'Ghar', 'Masoom' And Lessons Of Life from Gulzar

18/08/2015 8:12 AM IST | Updated 15/07/2016 8:25 AM IST
Indian filmaker, author, lyricist and Dadasaheb Phalke, the highest award in the field of Indian cinema, recipient Gulzar speaks at a function to launch the biography of music legend S.D. Burman in Mumbai on August 8, 2014. The book titled 'Sun Mere Bandhu Re - The Musical World of SD Burman' contains trivia's anecdotes and hitherto unknown facts about the music maestro. AFP PHOTO/ INDRANIL MUKHERJEE (Photo credit should read INDRANIL MUKHERJEE/AFP/Getty Images)

I had bought the cassette from a posh music store on Birhana Road in Kanpur on my 13th birthday. I had heard one of its songs on TV and had fallen in love with the poetry. Lucky for me, my birthday was close and I could arm-twist my uncle into buying it for me as a present. Thus came about my formal introduction with Gulzar, whose birthday happens to fall on August 18.

For the next 10 years, until I married a music aficionado who introduced me to a lot more of Gulzar and RD Burman, the tape remained my friend, philosopher and guide. It taught me about love and life: between the two sides you had everything from falling in love, to romance, to longing, and of course philosophy. (How can you not have a generous dose of philosophy when you have Gulzar writing the songs?)

It is difficult to pin-point which side was my favourite though. For on one side you had poetic masterpieces like "Tujhse Naaraaz Nahi Zindagi" and "Do Naina Ek Kahani"-- songs that summarise life for you in less than two minutes, while on the other you had lyrical gems like "Aapki Aankhon Mein Kuch" and "Phir Wahi Raat Hai", songs that are epitome of romanticism.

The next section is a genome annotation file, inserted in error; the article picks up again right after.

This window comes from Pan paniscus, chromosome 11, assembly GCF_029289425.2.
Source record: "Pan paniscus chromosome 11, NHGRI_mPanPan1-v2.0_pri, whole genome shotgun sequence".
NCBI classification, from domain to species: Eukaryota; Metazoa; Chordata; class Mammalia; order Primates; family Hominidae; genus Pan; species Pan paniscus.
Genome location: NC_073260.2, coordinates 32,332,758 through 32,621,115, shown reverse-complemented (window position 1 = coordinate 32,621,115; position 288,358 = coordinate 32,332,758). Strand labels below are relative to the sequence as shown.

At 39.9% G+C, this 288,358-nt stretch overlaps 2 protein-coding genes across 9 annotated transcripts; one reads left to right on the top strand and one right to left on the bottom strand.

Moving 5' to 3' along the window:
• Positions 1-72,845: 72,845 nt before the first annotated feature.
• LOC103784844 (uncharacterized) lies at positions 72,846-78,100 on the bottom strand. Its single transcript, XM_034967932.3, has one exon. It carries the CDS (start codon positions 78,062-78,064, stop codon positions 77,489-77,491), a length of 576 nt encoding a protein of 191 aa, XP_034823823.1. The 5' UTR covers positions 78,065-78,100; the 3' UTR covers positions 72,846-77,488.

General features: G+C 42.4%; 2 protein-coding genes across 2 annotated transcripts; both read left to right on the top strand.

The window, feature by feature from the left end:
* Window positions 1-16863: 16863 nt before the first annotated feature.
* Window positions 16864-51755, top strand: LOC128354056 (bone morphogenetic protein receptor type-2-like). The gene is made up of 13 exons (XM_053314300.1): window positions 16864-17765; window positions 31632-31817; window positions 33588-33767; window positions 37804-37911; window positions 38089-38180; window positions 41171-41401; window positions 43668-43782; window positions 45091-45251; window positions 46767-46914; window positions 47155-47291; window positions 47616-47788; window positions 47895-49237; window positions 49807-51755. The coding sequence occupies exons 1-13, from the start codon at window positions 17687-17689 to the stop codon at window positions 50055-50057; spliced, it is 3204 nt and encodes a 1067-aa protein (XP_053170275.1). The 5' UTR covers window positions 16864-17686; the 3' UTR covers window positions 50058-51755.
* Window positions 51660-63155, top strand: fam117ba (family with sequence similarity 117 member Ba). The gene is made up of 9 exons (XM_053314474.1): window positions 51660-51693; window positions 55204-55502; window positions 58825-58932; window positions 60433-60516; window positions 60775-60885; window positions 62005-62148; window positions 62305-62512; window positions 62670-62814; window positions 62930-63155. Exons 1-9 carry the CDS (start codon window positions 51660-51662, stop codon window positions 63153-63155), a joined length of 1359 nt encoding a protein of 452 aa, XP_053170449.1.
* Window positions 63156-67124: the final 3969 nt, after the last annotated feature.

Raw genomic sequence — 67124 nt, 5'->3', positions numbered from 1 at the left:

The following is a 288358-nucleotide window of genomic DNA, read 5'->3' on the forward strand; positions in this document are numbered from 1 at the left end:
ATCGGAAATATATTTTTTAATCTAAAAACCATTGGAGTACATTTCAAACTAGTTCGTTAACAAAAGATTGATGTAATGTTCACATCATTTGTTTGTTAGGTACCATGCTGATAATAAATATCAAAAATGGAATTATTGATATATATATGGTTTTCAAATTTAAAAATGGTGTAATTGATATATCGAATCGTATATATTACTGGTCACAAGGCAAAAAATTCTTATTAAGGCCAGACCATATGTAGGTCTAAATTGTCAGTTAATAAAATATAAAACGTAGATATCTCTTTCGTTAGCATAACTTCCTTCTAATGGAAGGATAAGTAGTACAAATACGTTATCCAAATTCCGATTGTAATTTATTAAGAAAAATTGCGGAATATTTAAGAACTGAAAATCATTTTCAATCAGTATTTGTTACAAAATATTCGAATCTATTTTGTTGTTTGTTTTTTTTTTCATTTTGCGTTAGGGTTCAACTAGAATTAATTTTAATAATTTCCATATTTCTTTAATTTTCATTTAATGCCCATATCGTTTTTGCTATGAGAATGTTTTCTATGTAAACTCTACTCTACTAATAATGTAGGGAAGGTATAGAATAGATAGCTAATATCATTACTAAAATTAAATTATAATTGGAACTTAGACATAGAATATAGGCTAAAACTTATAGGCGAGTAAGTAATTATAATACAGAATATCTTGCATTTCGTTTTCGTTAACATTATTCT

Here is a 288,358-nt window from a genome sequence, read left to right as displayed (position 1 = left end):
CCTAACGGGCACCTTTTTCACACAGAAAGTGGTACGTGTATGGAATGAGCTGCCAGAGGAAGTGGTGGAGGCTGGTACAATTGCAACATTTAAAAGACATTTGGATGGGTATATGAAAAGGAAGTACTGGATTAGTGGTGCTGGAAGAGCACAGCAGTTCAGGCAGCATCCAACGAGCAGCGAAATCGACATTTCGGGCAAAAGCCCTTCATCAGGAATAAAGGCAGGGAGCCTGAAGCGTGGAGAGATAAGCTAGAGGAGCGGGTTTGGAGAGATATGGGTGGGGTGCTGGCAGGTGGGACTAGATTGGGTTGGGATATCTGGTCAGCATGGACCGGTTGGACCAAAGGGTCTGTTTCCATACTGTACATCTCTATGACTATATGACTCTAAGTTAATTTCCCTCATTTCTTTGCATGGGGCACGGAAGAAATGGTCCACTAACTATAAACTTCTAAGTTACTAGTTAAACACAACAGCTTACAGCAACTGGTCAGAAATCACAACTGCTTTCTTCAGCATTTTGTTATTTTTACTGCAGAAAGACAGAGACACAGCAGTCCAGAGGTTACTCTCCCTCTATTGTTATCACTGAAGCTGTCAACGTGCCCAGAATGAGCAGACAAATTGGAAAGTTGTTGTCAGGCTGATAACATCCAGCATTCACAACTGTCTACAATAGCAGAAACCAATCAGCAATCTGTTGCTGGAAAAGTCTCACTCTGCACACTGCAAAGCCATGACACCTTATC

"When I fell in love, I hummed 'Aajkal Paaon Zamin Pe Nahi Padte Mere', sometimes smiling, sometimes blushing to myself. When I longed for my love, I found peace in 'Tere Bina Jiya Jaye Na'..."

At different points in my life, I found myself attracted to different songs. And while the music was beautiful, it was the poetry that I was attached to most. When I was dejected I found peace in the philosophy of "Tujhse Naraaz Nahi Zindagi" which sums up the ironies of life. When I was heartbroken I listened to "Do Naina Ek Kahani". Oh! how beautifully Gulzar describes it: Thoda sa badal, thoda sa pani, aur ek kahani" -- true what is life but a long story?

When I fell in love, I hummed "Aajkal Paaon Zamin Pe Nahi Padte Mere", sometimes smiling, sometimes blushing to myself. When I longed for my love, I found peace in "Tere Bina Jiya Jaye Na" (it is another story that I was found singing "Do Naina" soon after). In the rare event that my love was realised, I indulged in "Aapki Aankhon Mein Kuch" -- a playful duet by Kishore Kumar and Lata Mangeshkar. The song remains one of my all-time favourites and the only Lata Mangeshkar song I can sing well, even now.

And then life happened. Suddenly I was uprooted from my comfort zone and planted in a strange place where there was no time for love, romance, philosophy or poetry. Life became an endless cycle of work, home, family, chores, and then children followed. Ghar and Masoom were now like long-forgotten friends -- I thought of them sometimes, but never felt the need to go back to them.

Last week, when I found myself alone at home for two full days after a very, very long gap, I was reminded of my long lost love for the album. For the past two days I have been learning life's lessons afresh. Yet again from the master of the craft -- Gulzar.

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